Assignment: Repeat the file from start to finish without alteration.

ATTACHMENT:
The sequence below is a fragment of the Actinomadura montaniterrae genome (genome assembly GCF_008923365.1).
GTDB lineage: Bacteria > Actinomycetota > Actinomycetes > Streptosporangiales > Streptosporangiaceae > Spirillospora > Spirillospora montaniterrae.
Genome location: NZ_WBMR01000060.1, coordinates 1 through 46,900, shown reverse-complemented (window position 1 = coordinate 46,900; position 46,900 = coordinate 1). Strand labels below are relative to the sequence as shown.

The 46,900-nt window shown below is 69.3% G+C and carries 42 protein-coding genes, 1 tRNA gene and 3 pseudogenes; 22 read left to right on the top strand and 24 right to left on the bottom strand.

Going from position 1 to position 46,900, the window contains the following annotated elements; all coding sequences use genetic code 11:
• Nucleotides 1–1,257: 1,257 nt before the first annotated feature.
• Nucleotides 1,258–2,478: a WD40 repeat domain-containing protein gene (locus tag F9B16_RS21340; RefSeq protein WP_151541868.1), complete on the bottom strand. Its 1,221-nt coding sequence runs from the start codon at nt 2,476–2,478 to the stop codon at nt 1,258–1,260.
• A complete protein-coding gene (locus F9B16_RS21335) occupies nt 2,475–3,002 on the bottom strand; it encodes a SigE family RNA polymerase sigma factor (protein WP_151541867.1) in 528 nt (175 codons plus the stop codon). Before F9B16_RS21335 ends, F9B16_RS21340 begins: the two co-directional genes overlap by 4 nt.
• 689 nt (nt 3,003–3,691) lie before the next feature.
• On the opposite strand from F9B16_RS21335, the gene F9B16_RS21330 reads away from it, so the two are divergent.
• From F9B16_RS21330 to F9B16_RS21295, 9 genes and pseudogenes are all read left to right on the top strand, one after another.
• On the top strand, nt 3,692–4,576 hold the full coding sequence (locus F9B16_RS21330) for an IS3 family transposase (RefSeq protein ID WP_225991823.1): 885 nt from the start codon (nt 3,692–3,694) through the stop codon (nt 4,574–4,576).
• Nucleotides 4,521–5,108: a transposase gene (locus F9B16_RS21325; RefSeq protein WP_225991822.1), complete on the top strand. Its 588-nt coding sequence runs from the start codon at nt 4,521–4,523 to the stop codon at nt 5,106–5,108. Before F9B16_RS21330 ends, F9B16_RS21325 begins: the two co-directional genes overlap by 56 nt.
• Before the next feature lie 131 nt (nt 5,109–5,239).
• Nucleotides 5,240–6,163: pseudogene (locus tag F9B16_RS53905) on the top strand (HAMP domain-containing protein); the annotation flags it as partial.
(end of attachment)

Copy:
The sequence below is a fragment of the Actinomadura montaniterrae genome (genome assembly GCF_008923365.1).
GTDB lineage: Bacteria > Actinomycetota > Actinomycetes > Streptosporangiales > Streptosporangiaceae > Spirillospora > Spirillospora montaniterrae.
Genome location: NZ_WBMR01000060.1, coordinates 1 through 46,900, shown reverse-complemented (window position 1 = coordinate 46,900; position 46,900 = coordinate 1). Strand labels below are relative to the sequence as shown.

The 46,900-nt window shown below is 69.3% G+C and carries 42 protein-coding genes, 1 tRNA gene and 3 pseudogenes; 22 read left to right on the top strand and 24 right to left on the bottom strand.

Going from position 1 to position 46,900, the window contains the following annotated elements; all coding sequences use genetic code 11:
• Nucleotides 1–1,257: 1,257 nt before the first annotated feature.
• Nucleotides 1,258–2,478: a WD40 repeat domain-containing protein gene (locus tag F9B16_RS21340; RefSeq protein WP_151541868.1), complete on the bottom strand. Its 1,221-nt coding sequence runs from the start codon at nt 2,476–2,478 to the stop codon at nt 1,258–1,260.
• A complete protein-coding gene (locus F9B16_RS21335) occupies nt 2,475–3,002 on the bottom strand; it encodes a SigE family RNA polymerase sigma factor (protein WP_151541867.1) in 528 nt (175 codons plus the stop codon). Before F9B16_RS21335 ends, F9B16_RS21340 begins: the two co-directional genes overlap by 4 nt.
• 689 nt (nt 3,003–3,691) lie before the next feature.
• On the opposite strand from F9B16_RS21335, the gene F9B16_RS21330 reads away from it, so the two are divergent.
• From F9B16_RS21330 to F9B16_RS21295, 9 genes and pseudogenes are all read left to right on the top strand, one after another.
• On the top strand, nt 3,692–4,576 hold the full coding sequence (locus F9B16_RS21330) for an IS3 family transposase (RefSeq protein ID WP_225991823.1): 885 nt from the start codon (nt 3,692–3,694) through the stop codon (nt 4,574–4,576).
• Nucleotides 4,521–5,108: a transposase gene (locus F9B16_RS21325; RefSeq protein WP_225991822.1), complete on the top strand. Its 588-nt coding sequence runs from the start codon at nt 4,521–4,523 to the stop codon at nt 5,106–5,108. Before F9B16_RS21330 ends, F9B16_RS21325 begins: the two co-directional genes overlap by 56 nt.
• Before the next feature lie 131 nt (nt 5,109–5,239).
• Nucleotides 5,240–6,163: pseudogene (locus tag F9B16_RS53905) on the top strand (HAMP domain-containing protein); the annotation flags it as partial.